Asian Wedding Cuisine

Asian wedding cuisine has progressed with time in the UK. From cooking at home for guests and serving men only in pubs, it has transpired to five course menus with an assorted selection of dishes cooked to the highest quality.

Menus for Asian weddings have progressed immensely

Indian and Pakistani food plays a very important role in Asian weddings and all other celebratory occasions. Depending on the type of event, the cuisine for the day should make guests feel they are special and their taste-buds dancing to the sumptuous food served. As the cuisine is always a talking point of Asian weddings.

The format of traditional Asian weddings is such that the family of the bride are usually responsible for cuisine for the special day and its quality and cost. Although, this is not always the case nowadays.

Also, not all Asian families agree with the partying side of a wedding. In this case, usually is due to religious grounds, food is served in a more simple fashion. Serving is done where the ceremony took place and can be of a strictly vegetarian nature with absolutely no alcohol either.

Early days of Asian weddings in the UK were a more homely affair where food was usually prepared by the family and close relatives for the occasion.

For Punjabi weddings, for example, large utensils such as patilay (huge cooking pans), serving thalis (steel trays for serving the meals), cups and cutlery were hired from local temples or shops for the event. Meat, if served, was usually be cooked by men in the family whilst the remainder of the dishes by the women.

At that time, women did not attend the partying aspect of the wedding, a key part of a Punjabi wedding today. So, usually after the religious ceremony in the morning, the women went back to the house and teamed together to cook the rotis, rice and heated up the dishes, which were then transported in cars and vans to the venue of the party.

The venue was usually a pub or club where the function room, especially hired for the afternoon, played casino spiele host the men folk usually drinking beer and spirits and dancing to a live act of Punjabi singers. The singers were usually a duet group of a man and women or a small group of men playing live instruments such as harmonium, dholak, tabla, tumbi, accordion and some basic electronic keyboards. The food and drink was served usually by the bride”s side of the family to the groom”s family and relatives. Basic event management was the flavour of the times!

All this has dramatically changed, as Asians have integrated into the fabric of British life and have been successful in business and professional careers. Progression in Asian weddings in terms of lavishness and content have transformed the cuisine aspect of a wedding.

Changes started with outside caterers from local sweet centre shops beginning to supply food for weddings. Usually charging by the “thali” (steel tray with a set menu) per head. Along with the trend of full families attending wedding functions, including women and children, at hired venues such as halls and hotels. Hence, changing the outlook of weddings and especially, the cuisine.

The party aspect of Asian weddings became the “reception” event, and food and drink became a very important part of the reception, along with entertainment such a live bands and DJ”s.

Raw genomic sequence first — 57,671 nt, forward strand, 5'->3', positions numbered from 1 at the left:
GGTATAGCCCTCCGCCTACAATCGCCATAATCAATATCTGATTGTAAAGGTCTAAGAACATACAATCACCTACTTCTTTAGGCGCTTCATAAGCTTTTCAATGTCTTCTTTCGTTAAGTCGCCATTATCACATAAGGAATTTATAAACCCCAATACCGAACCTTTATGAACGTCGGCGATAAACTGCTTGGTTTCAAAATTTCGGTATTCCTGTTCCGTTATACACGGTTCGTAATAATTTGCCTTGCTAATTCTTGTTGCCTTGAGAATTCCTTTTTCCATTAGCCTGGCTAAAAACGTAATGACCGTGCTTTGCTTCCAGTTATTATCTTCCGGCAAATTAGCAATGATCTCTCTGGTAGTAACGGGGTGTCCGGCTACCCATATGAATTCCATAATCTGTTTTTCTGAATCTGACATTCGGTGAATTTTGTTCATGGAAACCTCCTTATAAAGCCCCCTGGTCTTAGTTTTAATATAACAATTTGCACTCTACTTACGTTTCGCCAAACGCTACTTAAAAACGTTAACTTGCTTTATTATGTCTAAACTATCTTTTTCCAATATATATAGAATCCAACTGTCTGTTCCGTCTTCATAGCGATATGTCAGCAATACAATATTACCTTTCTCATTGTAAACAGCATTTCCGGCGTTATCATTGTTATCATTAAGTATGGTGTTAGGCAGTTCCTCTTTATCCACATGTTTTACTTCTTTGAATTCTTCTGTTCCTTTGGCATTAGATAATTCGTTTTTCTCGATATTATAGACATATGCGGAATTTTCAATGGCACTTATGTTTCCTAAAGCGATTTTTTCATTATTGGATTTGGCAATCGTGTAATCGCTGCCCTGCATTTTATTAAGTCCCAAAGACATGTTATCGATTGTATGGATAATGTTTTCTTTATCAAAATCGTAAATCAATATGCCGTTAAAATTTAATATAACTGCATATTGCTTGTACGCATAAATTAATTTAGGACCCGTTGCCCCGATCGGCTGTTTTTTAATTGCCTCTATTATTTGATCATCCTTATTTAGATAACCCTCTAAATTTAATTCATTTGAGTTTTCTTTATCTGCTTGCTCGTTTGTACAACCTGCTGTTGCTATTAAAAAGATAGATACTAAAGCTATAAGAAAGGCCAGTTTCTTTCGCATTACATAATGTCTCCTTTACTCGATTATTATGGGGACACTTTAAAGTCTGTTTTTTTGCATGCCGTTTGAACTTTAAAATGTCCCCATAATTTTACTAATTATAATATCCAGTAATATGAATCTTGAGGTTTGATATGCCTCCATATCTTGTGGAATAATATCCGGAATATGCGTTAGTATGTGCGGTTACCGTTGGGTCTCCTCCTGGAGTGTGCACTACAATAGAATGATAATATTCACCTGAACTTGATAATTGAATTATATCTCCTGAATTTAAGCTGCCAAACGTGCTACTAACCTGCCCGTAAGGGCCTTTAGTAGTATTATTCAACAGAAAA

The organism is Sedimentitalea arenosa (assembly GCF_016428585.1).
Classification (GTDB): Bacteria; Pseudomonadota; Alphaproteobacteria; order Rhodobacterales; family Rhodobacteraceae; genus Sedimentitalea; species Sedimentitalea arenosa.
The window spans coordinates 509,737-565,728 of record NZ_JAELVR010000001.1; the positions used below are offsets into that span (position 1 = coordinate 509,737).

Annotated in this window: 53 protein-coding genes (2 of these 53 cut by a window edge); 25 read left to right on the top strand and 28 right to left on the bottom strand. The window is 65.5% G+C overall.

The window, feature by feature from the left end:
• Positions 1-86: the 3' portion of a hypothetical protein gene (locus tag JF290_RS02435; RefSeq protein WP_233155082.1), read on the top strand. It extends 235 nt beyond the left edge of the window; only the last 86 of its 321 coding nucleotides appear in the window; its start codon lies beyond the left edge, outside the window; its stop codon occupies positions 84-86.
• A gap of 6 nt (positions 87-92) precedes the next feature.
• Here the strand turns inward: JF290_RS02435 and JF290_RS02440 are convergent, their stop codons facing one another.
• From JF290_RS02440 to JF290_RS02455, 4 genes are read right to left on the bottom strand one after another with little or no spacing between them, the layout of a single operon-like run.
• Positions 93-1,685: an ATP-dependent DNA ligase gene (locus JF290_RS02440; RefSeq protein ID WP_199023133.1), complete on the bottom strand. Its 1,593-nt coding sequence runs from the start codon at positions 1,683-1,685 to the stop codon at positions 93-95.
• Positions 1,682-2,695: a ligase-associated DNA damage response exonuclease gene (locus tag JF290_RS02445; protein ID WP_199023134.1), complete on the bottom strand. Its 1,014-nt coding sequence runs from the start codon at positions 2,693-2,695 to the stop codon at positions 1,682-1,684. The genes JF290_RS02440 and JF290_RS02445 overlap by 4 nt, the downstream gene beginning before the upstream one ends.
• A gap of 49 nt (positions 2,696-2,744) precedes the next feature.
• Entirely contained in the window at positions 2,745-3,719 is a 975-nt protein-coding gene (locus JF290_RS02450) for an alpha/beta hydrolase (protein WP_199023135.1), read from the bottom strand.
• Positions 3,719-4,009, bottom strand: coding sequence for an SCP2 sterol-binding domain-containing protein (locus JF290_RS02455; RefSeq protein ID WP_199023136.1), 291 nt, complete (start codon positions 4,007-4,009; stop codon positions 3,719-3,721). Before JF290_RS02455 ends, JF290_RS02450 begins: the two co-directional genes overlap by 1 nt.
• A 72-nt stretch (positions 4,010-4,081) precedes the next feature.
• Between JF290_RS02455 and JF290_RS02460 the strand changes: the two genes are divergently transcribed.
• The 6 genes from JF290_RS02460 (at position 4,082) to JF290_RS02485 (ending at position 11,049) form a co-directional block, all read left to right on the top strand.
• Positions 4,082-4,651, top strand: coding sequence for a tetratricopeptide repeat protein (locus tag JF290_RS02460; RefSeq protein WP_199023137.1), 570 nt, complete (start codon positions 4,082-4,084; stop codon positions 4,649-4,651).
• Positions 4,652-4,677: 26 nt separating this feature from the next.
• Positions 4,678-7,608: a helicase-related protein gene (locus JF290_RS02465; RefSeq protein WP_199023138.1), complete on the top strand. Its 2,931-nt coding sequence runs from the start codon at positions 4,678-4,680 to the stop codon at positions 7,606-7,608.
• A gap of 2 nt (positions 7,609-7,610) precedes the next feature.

Today, this has further changed, where the cuisine is supplied by more specialist caterers and wedding event management companies. This trend has progressed with the desire of families arranging a wedding wanting to impress guests more with diverse menus and more extravagant settings with specially laid tables and food served by waitresses and waiters or displaying large choice buffets.

Menus for Asian weddings have progressed immensely. Different menus for different occasions, much more choice of vegetarian and non-vegetarian dishes, mixed items on menus from both the East and West and providing stalls of chocolate fountains, bhel puri, gol guppa, ice cream and fruit punch, are all part of the change.

An example of one caterer providing food for Asian weddings is the Spice Corner based in Birmingham, in the UK. An innovative catering company that delivers foods to events at a high standard. Their passion is to satisfy clients with the finest foods and provide a full and varied choice for customers to choose specifics for their event.

They supply English, Indian, Chinese, Carribean and Gujrati menus. The Indian one for example, includes the following dishes.

Starter – Hara Bhara Kebab, Aloo Tikki, Kachori, Chilli Paneer, Amritsari Fish Pakora, Paneer Pakora, and Chicken Tikka.

Main- Tarkha Daal, Green Sabhji, Kharai Chicken, Lamb Rogan Josh, Pliau Rice, Naan and Roti.

Dessert – Ras Malai, Gulab Jaman and Fruit Salad.

The Spice Corner has been endorsed well known British Asian celebrities from the Bhangra music world including Jassi Sidhu, Shin of DCS and Sukshinder Shinda. As their clientèle is not just only Asian weddings but corporate and business clients and business such as HSBC bank and BT.

DESIblitz caught up with Spice Corner at the Asian Bridal Fayre in Birmingham, to see what they had on offer and their opinions about Asian wedding cuisine. Watch the video to see what they had to say!

As you can see the diversity of Asian Wedding Cuisine is set to continue with more and more innovation and unique supply to support the changes in demand.

Madhu is a foodie at heart. Being a vegetarian she loves to discover new and old dishes that are healthy and above all tasty! Her motto is George Bernard Shaw's quote 'There is no love sincerer than the love of food.'

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